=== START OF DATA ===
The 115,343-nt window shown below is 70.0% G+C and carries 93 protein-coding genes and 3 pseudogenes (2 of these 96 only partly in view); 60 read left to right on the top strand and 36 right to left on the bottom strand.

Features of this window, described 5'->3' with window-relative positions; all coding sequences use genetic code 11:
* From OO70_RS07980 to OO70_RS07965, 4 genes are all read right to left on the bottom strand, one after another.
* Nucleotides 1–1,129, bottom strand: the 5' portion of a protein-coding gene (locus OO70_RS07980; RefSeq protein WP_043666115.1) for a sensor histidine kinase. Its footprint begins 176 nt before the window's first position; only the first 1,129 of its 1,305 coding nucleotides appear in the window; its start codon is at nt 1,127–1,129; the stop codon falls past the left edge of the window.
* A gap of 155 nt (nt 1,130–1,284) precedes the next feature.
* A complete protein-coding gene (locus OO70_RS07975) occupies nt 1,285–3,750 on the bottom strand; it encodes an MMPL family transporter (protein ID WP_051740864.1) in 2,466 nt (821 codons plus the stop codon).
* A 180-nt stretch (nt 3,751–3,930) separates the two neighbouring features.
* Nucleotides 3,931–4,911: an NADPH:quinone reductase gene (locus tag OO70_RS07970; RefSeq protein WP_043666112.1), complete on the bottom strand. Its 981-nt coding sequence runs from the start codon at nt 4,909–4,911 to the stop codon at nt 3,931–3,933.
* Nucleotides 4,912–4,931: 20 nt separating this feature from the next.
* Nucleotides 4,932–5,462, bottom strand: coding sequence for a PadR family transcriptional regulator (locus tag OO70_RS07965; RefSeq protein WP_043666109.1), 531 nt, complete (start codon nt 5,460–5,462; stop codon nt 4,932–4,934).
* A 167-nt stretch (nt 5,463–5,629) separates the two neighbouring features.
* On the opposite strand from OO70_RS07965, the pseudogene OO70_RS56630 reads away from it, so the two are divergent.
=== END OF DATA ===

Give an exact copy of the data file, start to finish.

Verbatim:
The 115,343-nt window shown below is 70.0% G+C and carries 93 protein-coding genes and 3 pseudogenes (2 of these 96 only partly in view); 60 read left to right on the top strand and 36 right to left on the bottom strand.

Features of this window, described 5'->3' with window-relative positions; all coding sequences use genetic code 11:
* From OO70_RS07980 to OO70_RS07965, 4 genes are all read right to left on the bottom strand, one after another.
* Nucleotides 1–1,129, bottom strand: the 5' portion of a protein-coding gene (locus OO70_RS07980; RefSeq protein WP_043666115.1) for a sensor histidine kinase. Its footprint begins 176 nt before the window's first position; only the first 1,129 of its 1,305 coding nucleotides appear in the window; its start codon is at nt 1,127–1,129; the stop codon falls past the left edge of the window.
* A gap of 155 nt (nt 1,130–1,284) precedes the next feature.
* A complete protein-coding gene (locus OO70_RS07975) occupies nt 1,285–3,750 on the bottom strand; it encodes an MMPL family transporter (protein ID WP_051740864.1) in 2,466 nt (821 codons plus the stop codon).
* A 180-nt stretch (nt 3,751–3,930) separates the two neighbouring features.
* Nucleotides 3,931–4,911: an NADPH:quinone reductase gene (locus tag OO70_RS07970; RefSeq protein WP_043666112.1), complete on the bottom strand. Its 981-nt coding sequence runs from the start codon at nt 4,909–4,911 to the stop codon at nt 3,931–3,933.
* Nucleotides 4,912–4,931: 20 nt separating this feature from the next.
* Nucleotides 4,932–5,462, bottom strand: coding sequence for a PadR family transcriptional regulator (locus tag OO70_RS07965; RefSeq protein WP_043666109.1), 531 nt, complete (start codon nt 5,460–5,462; stop codon nt 4,932–4,934).
* A 167-nt stretch (nt 5,463–5,629) separates the two neighbouring features.
* On the opposite strand from OO70_RS07965, the pseudogene OO70_RS56630 reads away from it, so the two are divergent.